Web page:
Honey badgers will also choose this delicacy for their meal; mammals who can easily find their prey with their amazing sense of smell.

What Eats Honey Bees?

Out of the 20,000 different bee species, there are only 7 that are officially identified as honey bees (although they have several subspecies).

That puts a lot of pressure on these tiny insects, as the only producers of honey in the world. Their decline can and will have a tremendous effect on the environment.

Due to their small size, honey bees have a lot of natural predators. While, like other bees, honeybees have a stinger and will use it, using it means death for the bee–so that means that it cannot really defend itself from the numerous natural predators.

The usual culprits of birds, small mammals, reptiles, and other insects will often hunt for honey bees.

In addition skunks love to eat bees. If they find a hive, they will return night helping themselves to a bee and honey-flavored feast. They like to chew on the bees, extracting the yummy inner juices, and spitting out the rest.

Raccoons and opossums also occasionally attack hives in a similar way.

Bears absolutely love honey and will destroy a hive to gain access, eating honey and bees alike. They too will return repeatedly until there is nothing left.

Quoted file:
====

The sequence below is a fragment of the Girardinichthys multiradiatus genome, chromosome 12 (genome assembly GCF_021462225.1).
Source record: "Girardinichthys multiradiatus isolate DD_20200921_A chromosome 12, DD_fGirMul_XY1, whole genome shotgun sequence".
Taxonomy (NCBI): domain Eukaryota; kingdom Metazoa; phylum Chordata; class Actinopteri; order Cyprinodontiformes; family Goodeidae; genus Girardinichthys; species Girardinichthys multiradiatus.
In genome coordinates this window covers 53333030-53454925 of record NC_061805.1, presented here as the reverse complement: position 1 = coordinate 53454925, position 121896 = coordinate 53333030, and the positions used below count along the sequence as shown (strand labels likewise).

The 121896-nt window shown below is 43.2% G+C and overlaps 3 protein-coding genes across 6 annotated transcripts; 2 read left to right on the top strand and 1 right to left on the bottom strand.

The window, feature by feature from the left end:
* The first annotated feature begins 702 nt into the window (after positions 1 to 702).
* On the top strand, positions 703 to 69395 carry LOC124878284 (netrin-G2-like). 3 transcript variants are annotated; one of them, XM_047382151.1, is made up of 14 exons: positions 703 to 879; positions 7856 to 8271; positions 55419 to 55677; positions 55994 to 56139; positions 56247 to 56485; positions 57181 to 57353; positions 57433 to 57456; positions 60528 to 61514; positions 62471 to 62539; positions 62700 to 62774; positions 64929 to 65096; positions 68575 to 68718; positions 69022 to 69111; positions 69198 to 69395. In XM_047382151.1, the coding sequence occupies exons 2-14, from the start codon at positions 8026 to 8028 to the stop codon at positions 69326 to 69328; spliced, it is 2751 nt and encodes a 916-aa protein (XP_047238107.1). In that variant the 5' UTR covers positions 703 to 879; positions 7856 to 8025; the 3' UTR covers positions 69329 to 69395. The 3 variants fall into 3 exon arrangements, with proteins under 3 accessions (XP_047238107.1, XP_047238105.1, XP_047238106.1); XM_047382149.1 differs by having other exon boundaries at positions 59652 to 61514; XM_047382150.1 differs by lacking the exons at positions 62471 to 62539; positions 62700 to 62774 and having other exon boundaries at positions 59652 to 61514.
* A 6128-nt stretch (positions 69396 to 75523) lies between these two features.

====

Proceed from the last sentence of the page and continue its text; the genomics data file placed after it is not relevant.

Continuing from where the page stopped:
Another major honey bee predator is the small hive beetle. This insect lays its own eggs in the honeycomb. Then the larvae of the beetle eat the honeycomb, pollen, and larvae of the honeybees. Adult hive beetles also eat the eggs of honey bees

What Eats Bumble Bees?

Bumblebees are bigger than honey bees and able to sting more than once without hurting themselves (or dying). That doesn’t prevent them from becoming dinner for another animal, however.

Most bumblebees nest underground in holes made by larger animals, although some will nest in abandoned bird nests and hollow logs. Badgers dig up nests and eat it whole, including any adult bees inside.

Bird like bee-eaters and shrikes capture and eat adult bumblebees in flight.

Camouflaged crab spiders capture unsuspecting bumblebees as they bees dine on the delicious nectar of flowers.

European honey buzzards follow the brightly colored bumble bees back to their nests, then dig the nests up with their feet and eat all of the creatures inside.

What Eats Killer Bees?

The Africanized bee, known as “killer bees” is actually a hybrid species of the Western honey bee. They came to exist when bees from southern Africa mated with Brazilian honey bees. The end result was a dangerous, aggressive, stinging insect that have killed about 1000 humans.

In defense, they will chase a human for a quarter of a mile, and if attacked humans receive 10 times more stings than they would from your average European honey bee. That said, killer bees still have their own predators.

They face the same predators as their less aggressive relatives, in addition to ants, anteaters, and armadillos. The biggest predator of killer bees, however, is humans.

Let’s face it, humans don’t like to feel afraid of something smaller than they are. Plus, Africanized bees, like all honey bees, are great producers of honey. So, while its necessary to take precautions, beekeepers still keep an eye out for ways to access their honey.